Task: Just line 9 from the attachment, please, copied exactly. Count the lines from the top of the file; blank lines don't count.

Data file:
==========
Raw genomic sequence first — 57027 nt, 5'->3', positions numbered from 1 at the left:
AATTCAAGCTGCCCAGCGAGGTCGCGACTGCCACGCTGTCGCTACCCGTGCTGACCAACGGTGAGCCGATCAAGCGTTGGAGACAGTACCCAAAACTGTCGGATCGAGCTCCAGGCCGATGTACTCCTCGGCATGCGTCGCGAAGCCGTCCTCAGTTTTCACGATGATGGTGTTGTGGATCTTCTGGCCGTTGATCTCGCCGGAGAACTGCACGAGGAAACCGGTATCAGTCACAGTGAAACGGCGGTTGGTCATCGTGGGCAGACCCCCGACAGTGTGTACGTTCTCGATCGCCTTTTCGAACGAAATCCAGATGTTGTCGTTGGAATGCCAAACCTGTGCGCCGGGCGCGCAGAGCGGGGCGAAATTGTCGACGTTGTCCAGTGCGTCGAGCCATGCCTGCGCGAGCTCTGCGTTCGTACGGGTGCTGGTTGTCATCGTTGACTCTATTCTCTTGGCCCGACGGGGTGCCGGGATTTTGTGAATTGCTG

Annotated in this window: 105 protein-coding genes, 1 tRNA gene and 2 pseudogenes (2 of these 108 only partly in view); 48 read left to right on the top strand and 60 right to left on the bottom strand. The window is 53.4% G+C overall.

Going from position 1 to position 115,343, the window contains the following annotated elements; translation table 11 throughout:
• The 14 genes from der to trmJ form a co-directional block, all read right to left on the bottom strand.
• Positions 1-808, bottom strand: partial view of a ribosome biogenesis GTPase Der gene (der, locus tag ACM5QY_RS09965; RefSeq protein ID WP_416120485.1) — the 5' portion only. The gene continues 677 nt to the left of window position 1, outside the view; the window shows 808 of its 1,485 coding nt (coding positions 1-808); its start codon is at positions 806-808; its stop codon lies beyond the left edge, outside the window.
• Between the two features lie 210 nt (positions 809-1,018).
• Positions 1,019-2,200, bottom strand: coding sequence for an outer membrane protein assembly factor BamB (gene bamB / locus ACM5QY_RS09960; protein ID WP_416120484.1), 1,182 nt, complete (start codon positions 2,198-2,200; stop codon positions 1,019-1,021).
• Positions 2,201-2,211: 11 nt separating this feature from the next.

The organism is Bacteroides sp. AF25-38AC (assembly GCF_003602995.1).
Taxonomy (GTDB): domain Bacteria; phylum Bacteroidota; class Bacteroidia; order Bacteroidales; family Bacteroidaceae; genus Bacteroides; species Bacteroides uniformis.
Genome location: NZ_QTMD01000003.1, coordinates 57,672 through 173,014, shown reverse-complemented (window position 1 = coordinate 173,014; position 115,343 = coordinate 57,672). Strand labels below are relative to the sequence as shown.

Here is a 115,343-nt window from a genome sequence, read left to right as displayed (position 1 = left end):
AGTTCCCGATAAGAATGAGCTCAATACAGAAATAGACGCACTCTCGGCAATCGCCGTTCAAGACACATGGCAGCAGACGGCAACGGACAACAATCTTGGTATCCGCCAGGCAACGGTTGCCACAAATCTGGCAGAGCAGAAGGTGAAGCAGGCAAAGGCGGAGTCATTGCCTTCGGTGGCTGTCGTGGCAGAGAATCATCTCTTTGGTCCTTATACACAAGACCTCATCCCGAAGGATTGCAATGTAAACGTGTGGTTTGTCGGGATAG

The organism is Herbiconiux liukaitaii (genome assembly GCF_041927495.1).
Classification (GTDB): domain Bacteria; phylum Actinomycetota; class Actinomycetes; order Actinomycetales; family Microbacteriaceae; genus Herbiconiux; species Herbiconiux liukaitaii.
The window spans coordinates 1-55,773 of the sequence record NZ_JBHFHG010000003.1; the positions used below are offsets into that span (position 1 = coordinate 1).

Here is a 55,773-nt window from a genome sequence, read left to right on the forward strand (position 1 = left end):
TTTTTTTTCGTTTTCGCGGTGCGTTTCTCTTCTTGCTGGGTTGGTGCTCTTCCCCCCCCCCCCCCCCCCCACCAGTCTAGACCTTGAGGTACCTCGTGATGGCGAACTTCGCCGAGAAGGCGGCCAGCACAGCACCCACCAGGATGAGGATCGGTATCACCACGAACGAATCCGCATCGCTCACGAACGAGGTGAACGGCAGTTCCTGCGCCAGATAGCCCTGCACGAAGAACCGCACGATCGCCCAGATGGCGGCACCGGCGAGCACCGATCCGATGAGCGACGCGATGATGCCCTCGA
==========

• Positions 2,201-2,211: 11 nt separating this feature from the next.